pound sophomore, will line up opposite
In the competition for the left guard
position, sophomore Stefan Humphries
(6-3,240) emerged as the starter over 6-
7, 254-pound junior Rich Strenger, who
moves to tackle as the backup to
' preseason All-Americans Ed Muransky
and Bubba Paris. Sophomore Tom
Dixon (6-2, 230) won the starting center
Last November 8, the Wolverines
shut out the Badgers, 24-0 in front of
69,560 Wisconsin crazies, and these
changes do not diminish the fact that
most of that 1980 Wolverine cast retur-
... not returning for '81
. . . defensive secondary standout
Ilini QB se
By DREW SHARP
First in a nine-part series
I Editor's note: This is the first in a nine-part series
aming each of Michigan's 1981 Big Ten opponents.
The series was written by Daily football reporters Mark.
Mihanovic, Greg DeGulis, Buddy Moo-ehouse, and
At the annual Big Ten Kickoff Luncheon in July, Indiana
head-coach Lee Corso, the clown prince of Big Ten coaches,
decided to take a sarcastic jab at Illinois mentor Mike White.
In the midst of addressing the audience, Corso asked, "You
nna see somebody jump?" He pounded a glass against the
ium and snickered, "Mike White just thought he was on
White might not have found humor in that statement at the
time, but he should be able to force a few smiles now that con-
ference sanctions levied against the Illini athletic program
have been reduced. Actually, throughout the entire ordeal,
White maintained a level head.
"I'VE SORT OF had to insulate myself because I have a
,responsibility to my team," said White, in his second season
at the Illinois helm. "I've got to display a kind of leadership
role so it's like business as usual. It's given me confidence in
the people I'm working for. Sometimes in a situation like this,
the coach is the focal point. In this particular case, I've been
ally insulated from the situation. I. came to coach, and
t at's really all I'm doing."
The "situation" in question was the Dave Wilson matter, a
thorn in the Illini's side for over a year. the final verdict: a
one-year probation for Illinois in which it is banned from
post-season play. Wilson was not allowed to return to college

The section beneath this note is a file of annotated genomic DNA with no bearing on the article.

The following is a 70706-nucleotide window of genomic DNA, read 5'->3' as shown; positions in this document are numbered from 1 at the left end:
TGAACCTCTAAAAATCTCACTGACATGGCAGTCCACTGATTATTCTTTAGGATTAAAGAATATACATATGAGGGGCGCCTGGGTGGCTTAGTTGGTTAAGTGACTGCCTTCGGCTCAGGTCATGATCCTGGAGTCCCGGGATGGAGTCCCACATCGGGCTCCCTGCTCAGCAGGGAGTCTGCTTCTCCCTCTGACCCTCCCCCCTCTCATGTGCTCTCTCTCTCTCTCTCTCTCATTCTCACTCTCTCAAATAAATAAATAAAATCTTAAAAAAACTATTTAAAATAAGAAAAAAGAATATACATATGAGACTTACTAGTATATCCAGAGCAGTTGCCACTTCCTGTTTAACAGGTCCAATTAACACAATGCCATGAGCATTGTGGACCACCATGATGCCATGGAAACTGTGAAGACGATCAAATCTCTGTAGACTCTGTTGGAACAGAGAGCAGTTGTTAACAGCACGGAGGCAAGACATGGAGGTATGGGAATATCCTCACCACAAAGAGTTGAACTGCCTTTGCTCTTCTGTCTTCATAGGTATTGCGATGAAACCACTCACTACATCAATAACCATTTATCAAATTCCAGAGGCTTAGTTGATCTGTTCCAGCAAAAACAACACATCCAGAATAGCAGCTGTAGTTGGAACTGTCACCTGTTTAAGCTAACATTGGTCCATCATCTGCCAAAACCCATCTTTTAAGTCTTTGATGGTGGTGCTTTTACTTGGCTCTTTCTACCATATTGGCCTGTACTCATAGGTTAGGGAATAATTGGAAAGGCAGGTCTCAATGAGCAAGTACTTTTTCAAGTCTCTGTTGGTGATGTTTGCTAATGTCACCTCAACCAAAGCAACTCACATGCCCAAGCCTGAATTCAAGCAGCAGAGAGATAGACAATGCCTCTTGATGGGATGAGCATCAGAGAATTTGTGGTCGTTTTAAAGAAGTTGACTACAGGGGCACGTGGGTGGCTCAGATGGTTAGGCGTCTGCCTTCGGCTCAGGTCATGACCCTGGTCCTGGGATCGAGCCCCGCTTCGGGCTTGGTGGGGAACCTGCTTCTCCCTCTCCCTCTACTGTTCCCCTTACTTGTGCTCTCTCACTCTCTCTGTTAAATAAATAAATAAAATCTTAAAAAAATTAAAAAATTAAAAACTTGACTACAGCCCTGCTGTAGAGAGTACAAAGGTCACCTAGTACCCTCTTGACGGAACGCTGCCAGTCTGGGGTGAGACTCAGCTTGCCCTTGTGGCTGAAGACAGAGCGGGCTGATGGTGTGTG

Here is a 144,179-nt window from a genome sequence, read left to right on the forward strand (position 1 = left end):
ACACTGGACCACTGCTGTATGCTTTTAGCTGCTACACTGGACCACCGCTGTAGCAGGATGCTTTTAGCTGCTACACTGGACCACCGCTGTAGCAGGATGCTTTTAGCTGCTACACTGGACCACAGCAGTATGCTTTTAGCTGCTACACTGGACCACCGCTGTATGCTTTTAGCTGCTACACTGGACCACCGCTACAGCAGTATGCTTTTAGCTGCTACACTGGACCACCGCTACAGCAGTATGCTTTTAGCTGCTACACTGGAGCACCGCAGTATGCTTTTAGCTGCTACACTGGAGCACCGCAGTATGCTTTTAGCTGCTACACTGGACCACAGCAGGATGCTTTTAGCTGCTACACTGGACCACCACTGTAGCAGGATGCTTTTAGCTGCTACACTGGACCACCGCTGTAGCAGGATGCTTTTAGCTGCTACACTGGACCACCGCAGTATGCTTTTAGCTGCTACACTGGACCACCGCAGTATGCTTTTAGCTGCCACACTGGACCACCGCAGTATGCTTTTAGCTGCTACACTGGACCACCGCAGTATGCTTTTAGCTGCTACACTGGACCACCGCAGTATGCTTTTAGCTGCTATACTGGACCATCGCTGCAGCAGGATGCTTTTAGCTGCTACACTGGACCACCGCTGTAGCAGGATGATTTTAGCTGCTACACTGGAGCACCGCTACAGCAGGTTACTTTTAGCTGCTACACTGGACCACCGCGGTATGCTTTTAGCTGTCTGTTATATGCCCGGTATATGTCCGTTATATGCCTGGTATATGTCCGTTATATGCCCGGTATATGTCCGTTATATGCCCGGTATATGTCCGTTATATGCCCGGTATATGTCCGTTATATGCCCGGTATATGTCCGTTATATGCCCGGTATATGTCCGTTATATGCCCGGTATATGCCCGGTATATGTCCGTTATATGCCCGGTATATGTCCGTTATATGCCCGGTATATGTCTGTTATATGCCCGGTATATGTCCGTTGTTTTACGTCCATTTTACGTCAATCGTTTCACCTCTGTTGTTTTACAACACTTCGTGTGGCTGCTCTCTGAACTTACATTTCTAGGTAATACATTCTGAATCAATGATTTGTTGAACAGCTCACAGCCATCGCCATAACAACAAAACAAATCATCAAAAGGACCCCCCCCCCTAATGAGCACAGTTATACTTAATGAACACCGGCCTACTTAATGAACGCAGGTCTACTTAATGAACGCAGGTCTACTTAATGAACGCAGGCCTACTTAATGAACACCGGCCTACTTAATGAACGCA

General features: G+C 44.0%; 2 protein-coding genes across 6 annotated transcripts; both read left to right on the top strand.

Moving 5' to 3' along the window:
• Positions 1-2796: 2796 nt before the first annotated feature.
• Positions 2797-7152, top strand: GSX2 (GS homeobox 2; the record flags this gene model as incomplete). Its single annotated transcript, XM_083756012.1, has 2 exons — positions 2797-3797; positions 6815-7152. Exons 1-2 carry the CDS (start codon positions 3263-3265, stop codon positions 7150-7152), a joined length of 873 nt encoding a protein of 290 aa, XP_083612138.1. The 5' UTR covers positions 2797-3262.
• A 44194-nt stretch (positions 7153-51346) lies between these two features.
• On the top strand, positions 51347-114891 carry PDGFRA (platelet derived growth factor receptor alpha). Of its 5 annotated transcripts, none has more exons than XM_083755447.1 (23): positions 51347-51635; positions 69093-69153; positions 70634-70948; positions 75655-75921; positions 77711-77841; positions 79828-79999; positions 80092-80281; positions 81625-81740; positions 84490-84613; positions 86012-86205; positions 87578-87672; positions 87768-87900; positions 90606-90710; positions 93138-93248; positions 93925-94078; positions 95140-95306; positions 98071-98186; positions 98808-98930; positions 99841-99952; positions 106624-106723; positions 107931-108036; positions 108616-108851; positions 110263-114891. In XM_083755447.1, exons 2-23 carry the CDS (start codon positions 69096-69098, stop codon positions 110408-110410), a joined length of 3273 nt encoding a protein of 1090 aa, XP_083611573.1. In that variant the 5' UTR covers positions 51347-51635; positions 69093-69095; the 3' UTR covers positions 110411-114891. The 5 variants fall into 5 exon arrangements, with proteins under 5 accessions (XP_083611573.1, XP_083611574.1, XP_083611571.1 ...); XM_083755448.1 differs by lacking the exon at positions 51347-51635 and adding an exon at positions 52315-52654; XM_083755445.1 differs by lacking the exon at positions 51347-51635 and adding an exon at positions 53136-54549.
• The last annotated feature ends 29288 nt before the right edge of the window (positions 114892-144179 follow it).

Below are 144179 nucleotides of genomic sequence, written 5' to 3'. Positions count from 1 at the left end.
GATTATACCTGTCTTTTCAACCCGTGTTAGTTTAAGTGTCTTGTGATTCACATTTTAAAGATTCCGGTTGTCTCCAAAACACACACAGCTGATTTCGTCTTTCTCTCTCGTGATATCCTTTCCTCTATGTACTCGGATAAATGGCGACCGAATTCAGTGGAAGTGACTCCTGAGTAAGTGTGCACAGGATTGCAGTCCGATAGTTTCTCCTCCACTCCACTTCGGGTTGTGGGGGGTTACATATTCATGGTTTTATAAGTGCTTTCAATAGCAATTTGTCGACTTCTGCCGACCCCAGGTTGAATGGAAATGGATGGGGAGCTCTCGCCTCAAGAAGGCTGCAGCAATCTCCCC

football this season and attempt to repeat his spectacular
1980 campaign. He is now wearing the uniform of the NFL's
New Orleans Saints.
.Not to worry, according to White, who feels he has found a
re-than-adequate replacement in senior Tony Eason.
STUDENT SAVINGS SHIELD BENEFITS EVERYONE
"TONY IS A young man who came to us last year and ac-
tually went through a lot last year-not knowing whether he
was going to play or not, based on what happened to Dave,"
White noted. "We definitely think he has some fine potential.
He's definitely a better all-around athlete than Dave Wilson,
and he is a compariable passer. Now he lacks experience,
and he in no'way has the temperment that Wilson had. Tony
is like Dave in that he is a pro-type quarterback." -
Eason does not fret about filling anyone's shoes.
"There's no way that I could try to duplicate Dave," said
the 6-4, 205 pound, junior college transfer form Walnut Grove,
Calf. "I'm just going to go out there and play my game. I like
to pass a lot, and I know we are going to have an exciting of-
fense this year. I like Coach White's philosophy of offensive
strategy-a wide-open attack."
FOR A PASSING GAME to click, however, a quarterback
must have quality receivers to catch the ball. Eason does, in
the forms of senior John Lopez and junior. Mike Martin.
Lopez snatched 32 passes last season to lead the club, while
Martin had 31 receptions to his credit.
For Eason to succeed, he will also need a firmt line to
protect him. Illinois' offensive line should be improved over
the '80 version since the whole first-team forward wall retur-
ns. Mike Carrington, Troy McMillian, Greg Boecke, Bob
Stowe, and Jim Covington man the trenches once again for
the Illini. The tight end spot will be shared by Tim McAvoy
and Mike DeOliver.
W'hite's real concern is on the other side of the ball. "We
have to improve our overall defense," he said. "Whether or
not we do remains to be seen."
That unit was put to an early test when Illinois opened its
season against Eastern power Pittsburgh. The Panthers
proved to be too much for the Illini, defeating them, 22-6, but
the defense looked respectable.
It is led by junior tackle Dan Gregus, linebackers Jack
Squirek and Kelvin Atkins, and defensive back Dave Edwar-
ds, who made honorable mention All-Big Ten last year as a
You could easily save $100 this year with an SSS sticker
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To get your SSS sticker and directory make a $3.00